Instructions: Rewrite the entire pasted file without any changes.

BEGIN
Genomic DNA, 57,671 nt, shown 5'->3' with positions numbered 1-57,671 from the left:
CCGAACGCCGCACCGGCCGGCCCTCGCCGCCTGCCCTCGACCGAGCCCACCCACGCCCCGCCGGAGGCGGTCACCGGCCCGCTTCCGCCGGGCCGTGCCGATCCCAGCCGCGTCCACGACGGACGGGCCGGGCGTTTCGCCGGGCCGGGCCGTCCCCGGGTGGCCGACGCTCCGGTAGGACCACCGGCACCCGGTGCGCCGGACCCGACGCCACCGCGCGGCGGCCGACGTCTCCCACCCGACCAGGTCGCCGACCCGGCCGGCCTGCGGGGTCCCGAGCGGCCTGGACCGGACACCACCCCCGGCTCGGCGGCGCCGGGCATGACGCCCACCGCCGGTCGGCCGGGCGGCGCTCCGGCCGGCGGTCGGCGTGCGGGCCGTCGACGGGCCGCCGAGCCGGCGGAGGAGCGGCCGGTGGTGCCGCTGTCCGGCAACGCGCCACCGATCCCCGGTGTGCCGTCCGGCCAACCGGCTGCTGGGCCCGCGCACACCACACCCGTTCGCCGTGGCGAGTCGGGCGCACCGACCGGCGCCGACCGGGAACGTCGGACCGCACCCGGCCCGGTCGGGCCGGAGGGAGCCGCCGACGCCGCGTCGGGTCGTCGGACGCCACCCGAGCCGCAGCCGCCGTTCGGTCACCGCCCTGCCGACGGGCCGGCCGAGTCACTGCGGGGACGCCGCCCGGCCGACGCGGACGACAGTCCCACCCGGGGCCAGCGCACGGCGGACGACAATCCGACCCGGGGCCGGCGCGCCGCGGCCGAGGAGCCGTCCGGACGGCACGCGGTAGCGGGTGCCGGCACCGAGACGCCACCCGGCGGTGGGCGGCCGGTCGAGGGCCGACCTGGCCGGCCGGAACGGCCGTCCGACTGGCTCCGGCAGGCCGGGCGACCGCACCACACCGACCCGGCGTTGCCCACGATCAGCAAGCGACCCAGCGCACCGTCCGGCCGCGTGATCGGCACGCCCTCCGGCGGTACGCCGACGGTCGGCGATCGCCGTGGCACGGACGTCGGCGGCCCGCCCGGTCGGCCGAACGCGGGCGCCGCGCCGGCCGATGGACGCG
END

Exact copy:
Genomic DNA, 57,671 nt, shown 5'->3' with positions numbered 1-57,671 from the left:
CCGAACGCCGCACCGGCCGGCCCTCGCCGCCTGCCCTCGACCGAGCCCACCCACGCCCCGCCGGAGGCGGTCACCGGCCCGCTTCCGCCGGGCCGTGCCGATCCCAGCCGCGTCCACGACGGACGGGCCGGGCGTTTCGCCGGGCCGGGCCGTCCCCGGGTGGCCGACGCTCCGGTAGGACCACCGGCACCCGGTGCGCCGGACCCGACGCCACCGCGCGGCGGCCGACGTCTCCCACCCGACCAGGTCGCCGACCCGGCCGGCCTGCGGGGTCCCGAGCGGCCTGGACCGGACACCACCCCCGGCTCGGCGGCGCCGGGCATGACGCCCACCGCCGGTCGGCCGGGCGGCGCTCCGGCCGGCGGTCGGCGTGCGGGCCGTCGACGGGCCGCCGAGCCGGCGGAGGAGCGGCCGGTGGTGCCGCTGTCCGGCAACGCGCCACCGATCCCCGGTGTGCCGTCCGGCCAACCGGCTGCTGGGCCCGCGCACACCACACCCGTTCGCCGTGGCGAGTCGGGCGCACCGACCGGCGCCGACCGGGAACGTCGGACCGCACCCGGCCCGGTCGGGCCGGAGGGAGCCGCCGACGCCGCGTCGGGTCGTCGGACGCCACCCGAGCCGCAGCCGCCGTTCGGTCACCGCCCTGCCGACGGGCCGGCCGAGTCACTGCGGGGACGCCGCCCGGCCGACGCGGACGACAGTCCCACCCGGGGCCAGCGCACGGCGGACGACAATCCGACCCGGGGCCGGCGCGCCGCGGCCGAGGAGCCGTCCGGACGGCACGCGGTAGCGGGTGCCGGCACCGAGACGCCACCCGGCGGTGGGCGGCCGGTCGAGGGCCGACCTGGCCGGCCGGAACGGCCGTCCGACTGGCTCCGGCAGGCCGGGCGACCGCACCACACCGACCCGGCGTTGCCCACGATCAGCAAGCGACCCAGCGCACCGTCCGGCCGCGTGATCGGCACGCCCTCCGGCGGTACGCCGACGGTCGGCGATCGCCGTGGCACGGACGTCGGCGGCCCGCCCGGTCGGCCGAACGCGGGCGCCGCGCCGGCCGATGGACGCG